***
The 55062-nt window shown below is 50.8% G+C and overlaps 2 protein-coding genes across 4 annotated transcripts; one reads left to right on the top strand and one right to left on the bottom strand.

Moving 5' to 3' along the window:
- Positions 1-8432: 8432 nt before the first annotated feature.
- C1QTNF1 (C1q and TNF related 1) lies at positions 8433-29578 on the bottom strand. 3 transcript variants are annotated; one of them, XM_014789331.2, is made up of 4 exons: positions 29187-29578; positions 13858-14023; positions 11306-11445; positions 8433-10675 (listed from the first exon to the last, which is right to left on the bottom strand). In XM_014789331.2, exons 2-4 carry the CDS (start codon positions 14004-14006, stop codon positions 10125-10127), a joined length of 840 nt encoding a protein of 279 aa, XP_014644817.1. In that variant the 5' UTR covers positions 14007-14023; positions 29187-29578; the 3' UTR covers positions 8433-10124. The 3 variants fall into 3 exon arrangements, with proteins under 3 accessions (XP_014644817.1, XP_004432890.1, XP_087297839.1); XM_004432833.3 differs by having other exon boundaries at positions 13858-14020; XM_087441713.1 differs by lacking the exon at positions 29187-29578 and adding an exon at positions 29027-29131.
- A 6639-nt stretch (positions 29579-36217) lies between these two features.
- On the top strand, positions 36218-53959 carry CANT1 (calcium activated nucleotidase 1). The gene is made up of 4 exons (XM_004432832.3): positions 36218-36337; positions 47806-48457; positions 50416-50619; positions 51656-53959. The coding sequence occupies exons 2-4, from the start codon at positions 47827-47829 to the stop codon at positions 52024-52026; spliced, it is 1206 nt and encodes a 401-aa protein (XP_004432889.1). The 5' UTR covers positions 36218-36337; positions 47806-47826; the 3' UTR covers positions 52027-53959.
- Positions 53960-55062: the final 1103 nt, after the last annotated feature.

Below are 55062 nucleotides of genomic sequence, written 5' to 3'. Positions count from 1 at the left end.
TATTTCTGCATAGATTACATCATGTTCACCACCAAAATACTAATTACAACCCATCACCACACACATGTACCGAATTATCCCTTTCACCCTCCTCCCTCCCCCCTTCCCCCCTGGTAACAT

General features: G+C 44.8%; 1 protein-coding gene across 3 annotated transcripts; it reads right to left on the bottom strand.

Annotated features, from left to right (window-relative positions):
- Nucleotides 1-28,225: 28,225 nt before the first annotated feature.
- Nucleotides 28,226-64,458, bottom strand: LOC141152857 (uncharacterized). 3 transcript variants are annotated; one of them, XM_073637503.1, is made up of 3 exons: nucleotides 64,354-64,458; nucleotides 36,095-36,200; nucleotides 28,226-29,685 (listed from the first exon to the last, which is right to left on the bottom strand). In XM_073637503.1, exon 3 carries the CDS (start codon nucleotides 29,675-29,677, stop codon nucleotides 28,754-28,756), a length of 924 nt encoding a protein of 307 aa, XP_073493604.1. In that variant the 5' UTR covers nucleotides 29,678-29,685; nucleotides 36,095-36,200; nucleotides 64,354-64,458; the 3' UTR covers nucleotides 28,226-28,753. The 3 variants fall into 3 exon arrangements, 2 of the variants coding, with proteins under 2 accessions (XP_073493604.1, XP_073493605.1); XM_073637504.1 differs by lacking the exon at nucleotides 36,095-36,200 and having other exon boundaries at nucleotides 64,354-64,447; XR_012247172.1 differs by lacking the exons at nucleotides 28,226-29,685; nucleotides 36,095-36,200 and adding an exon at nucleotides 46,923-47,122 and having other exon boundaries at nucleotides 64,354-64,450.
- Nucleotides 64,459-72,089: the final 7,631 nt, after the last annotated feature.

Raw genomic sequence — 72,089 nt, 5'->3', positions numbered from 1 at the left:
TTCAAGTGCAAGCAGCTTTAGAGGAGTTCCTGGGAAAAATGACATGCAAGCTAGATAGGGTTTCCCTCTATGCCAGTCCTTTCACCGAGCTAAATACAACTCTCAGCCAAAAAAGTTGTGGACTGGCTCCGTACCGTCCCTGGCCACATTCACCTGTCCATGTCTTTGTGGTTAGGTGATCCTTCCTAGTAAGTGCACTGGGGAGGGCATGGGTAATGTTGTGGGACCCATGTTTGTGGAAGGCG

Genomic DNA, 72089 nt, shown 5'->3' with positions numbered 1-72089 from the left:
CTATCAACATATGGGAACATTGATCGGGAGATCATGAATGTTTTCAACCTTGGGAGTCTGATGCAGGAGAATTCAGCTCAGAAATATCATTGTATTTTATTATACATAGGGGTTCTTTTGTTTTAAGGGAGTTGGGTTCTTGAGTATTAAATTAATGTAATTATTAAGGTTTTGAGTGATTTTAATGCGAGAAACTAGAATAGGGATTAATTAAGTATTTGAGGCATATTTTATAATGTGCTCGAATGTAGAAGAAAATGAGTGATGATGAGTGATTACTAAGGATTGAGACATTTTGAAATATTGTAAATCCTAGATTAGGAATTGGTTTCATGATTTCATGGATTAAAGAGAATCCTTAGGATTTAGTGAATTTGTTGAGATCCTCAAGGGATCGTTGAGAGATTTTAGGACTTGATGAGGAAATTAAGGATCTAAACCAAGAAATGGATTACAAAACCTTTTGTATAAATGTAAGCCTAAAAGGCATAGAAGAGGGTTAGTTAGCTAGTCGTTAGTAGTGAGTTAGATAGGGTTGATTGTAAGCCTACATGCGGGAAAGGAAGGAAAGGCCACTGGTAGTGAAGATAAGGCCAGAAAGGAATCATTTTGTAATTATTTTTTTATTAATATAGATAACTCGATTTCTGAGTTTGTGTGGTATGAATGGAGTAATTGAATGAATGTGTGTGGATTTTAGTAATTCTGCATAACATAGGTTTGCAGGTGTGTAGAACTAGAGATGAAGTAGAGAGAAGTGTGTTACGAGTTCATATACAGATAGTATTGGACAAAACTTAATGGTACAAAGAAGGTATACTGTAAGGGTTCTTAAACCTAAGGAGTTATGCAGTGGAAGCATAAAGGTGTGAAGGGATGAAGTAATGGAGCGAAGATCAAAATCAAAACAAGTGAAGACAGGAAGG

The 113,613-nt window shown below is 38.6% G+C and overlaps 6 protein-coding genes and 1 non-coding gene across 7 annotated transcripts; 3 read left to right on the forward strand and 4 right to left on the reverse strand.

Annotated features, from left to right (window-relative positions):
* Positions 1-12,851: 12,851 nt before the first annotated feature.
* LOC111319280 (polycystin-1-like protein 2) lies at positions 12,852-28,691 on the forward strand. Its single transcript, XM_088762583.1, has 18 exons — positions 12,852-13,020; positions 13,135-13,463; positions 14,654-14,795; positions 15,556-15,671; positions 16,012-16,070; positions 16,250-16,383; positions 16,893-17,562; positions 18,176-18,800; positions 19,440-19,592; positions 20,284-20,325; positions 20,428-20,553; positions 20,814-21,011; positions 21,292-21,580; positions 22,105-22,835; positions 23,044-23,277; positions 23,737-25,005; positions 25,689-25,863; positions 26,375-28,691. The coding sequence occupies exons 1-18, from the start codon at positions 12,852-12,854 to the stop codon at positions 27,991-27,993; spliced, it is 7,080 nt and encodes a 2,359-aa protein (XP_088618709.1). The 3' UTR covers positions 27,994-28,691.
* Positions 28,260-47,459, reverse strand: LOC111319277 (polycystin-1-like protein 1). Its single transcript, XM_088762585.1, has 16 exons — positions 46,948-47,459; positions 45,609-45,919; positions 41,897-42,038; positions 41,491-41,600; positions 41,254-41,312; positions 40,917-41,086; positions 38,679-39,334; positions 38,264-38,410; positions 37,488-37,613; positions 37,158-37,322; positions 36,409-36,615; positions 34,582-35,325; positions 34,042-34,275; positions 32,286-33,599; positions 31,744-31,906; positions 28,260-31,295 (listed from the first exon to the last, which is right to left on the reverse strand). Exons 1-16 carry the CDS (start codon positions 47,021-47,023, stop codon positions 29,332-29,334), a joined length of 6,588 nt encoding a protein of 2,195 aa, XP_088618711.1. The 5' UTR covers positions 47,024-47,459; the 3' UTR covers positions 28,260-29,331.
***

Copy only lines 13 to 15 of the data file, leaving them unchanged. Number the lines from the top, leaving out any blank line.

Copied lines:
- Nucleotides 28,226-64,458, bottom strand: LOC141152857 (uncharacterized). 3 transcript variants are annotated; one of them, XM_073637503.1, is made up of 3 exons: nucleotides 64,354-64,458; nucleotides 36,095-36,200; nucleotides 28,226-29,685 (listed from the first exon to the last, which is right to left on the bottom strand). In XM_073637503.1, exon 3 carries the CDS (start codon nucleotides 29,675-29,677, stop codon nucleotides 28,754-28,756), a length of 924 nt encoding a protein of 307 aa, XP_073493604.1. In that variant the 5' UTR covers nucleotides 29,678-29,685; nucleotides 36,095-36,200; nucleotides 64,354-64,458; the 3' UTR covers nucleotides 28,226-28,753. The 3 variants fall into 3 exon arrangements, 2 of the variants coding, with proteins under 2 accessions (XP_073493604.1, XP_073493605.1); XM_073637504.1 differs by lacking the exon at nucleotides 36,095-36,200 and having other exon boundaries at nucleotides 64,354-64,447; XR_012247172.1 differs by lacking the exons at nucleotides 28,226-29,685; nucleotides 36,095-36,200 and adding an exon at nucleotides 46,923-47,122 and having other exon boundaries at nucleotides 64,354-64,450.
- Nucleotides 64,459-72,089: the final 7,631 nt, after the last annotated feature.

Raw genomic sequence — 72,089 nt, 5'->3', positions numbered from 1 at the left: